“The resort was designed to have minimum impact on the island’s ecosystem,” explains partner and resort manager Roderick des Tombe. “We do our utmost to recycle, reuse and replace wherever possible. More than simply preserving our own precious natural environment, we see our mission ultimately in creating a learning centre and a model for environmentally sound eco-resorts all over Indonesia.”
But, as Robinson Crusoe discovered so long ago, things are rarely easy when you’re trying to tame paradise. Like a modern-day pioneer, Indonesian-born ’Drigo, as he’s known to his friends, tried to set up small-scale farming in the centre of the land, but the carefully nurtured crops of papaya turned out to be inedible due to saltiness, and other crops refused to grow at all in the desiccated sandy soil. Only aloe vera flourished, almost to become a weed. A wise man once said that “Failure is the greatest teacher,” and the team at Pulau Macan are working hard not just to tame paradise but to actually improve on it.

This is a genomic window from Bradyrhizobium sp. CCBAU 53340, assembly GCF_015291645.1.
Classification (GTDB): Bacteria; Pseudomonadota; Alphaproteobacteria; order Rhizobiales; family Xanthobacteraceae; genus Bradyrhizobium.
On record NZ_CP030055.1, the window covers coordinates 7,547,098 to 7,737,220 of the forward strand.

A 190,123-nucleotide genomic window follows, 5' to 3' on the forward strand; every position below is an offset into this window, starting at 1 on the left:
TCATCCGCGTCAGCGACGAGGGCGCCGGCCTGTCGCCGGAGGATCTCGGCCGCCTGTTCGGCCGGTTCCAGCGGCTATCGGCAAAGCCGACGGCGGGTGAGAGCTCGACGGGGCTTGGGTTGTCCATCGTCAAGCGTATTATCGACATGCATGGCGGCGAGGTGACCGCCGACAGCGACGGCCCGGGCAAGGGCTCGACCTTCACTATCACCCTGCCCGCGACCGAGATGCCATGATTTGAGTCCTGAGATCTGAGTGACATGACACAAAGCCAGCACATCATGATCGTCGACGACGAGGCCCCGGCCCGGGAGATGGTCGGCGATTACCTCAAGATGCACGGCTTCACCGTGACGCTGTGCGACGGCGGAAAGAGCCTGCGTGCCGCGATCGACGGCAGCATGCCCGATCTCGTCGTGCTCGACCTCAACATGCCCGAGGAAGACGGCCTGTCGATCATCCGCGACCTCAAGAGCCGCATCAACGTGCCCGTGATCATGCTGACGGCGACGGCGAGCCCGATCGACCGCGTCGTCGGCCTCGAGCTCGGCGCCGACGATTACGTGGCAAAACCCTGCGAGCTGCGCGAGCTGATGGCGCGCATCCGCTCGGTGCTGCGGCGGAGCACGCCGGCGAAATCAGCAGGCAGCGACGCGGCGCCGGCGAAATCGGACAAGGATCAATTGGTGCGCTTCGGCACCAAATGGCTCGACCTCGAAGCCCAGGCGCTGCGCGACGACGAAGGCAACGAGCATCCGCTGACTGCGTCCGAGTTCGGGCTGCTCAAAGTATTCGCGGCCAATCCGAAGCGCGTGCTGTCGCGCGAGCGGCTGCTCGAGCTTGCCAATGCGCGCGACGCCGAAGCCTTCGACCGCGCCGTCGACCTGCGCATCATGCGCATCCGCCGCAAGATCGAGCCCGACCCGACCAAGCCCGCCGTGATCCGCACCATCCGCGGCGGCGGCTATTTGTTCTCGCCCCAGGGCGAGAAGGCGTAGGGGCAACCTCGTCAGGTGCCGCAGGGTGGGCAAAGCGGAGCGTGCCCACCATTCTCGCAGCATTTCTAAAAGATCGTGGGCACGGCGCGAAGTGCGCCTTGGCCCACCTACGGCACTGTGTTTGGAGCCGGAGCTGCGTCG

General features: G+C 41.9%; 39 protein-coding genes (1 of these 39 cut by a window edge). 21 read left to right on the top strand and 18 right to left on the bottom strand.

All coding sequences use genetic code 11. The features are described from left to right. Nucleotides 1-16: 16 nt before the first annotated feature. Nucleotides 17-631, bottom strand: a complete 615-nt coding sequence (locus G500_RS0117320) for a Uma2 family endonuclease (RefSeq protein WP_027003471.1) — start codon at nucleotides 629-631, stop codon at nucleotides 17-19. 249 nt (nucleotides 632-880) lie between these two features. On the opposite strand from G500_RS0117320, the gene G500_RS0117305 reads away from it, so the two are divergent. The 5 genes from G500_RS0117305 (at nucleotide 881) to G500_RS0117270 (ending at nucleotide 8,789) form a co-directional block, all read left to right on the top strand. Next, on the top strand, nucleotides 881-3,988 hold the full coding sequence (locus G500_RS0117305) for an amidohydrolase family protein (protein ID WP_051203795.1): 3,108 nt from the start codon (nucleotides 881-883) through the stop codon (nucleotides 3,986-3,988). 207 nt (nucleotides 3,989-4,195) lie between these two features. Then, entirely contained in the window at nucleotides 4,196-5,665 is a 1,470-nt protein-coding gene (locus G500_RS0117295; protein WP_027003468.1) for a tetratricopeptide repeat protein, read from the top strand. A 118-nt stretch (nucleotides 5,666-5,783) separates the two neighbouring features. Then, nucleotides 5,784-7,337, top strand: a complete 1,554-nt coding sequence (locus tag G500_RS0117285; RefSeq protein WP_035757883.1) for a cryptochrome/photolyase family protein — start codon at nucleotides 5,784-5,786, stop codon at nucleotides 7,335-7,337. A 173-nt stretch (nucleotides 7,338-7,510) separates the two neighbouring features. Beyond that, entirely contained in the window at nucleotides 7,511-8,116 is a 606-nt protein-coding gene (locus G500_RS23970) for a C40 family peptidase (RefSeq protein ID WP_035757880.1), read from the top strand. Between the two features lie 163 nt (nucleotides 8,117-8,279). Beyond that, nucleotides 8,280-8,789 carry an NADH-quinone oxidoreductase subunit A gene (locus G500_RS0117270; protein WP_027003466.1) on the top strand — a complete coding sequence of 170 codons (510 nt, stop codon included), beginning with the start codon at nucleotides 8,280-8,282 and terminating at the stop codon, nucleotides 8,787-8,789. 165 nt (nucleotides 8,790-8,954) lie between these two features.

’Drigo realised that all over Indonesia other resorts are struggling to solve similar problems, and he is setting up a cooperative network of environmentally sound eco-resorts that can strive to find mutually viable solutions to problems such as energy, pollution and community support. It’s important that the travelling public supports tourism initiatives that are making a concerted effort to improve their surroundings, and a database like this would also be a fantastic resource for tourists.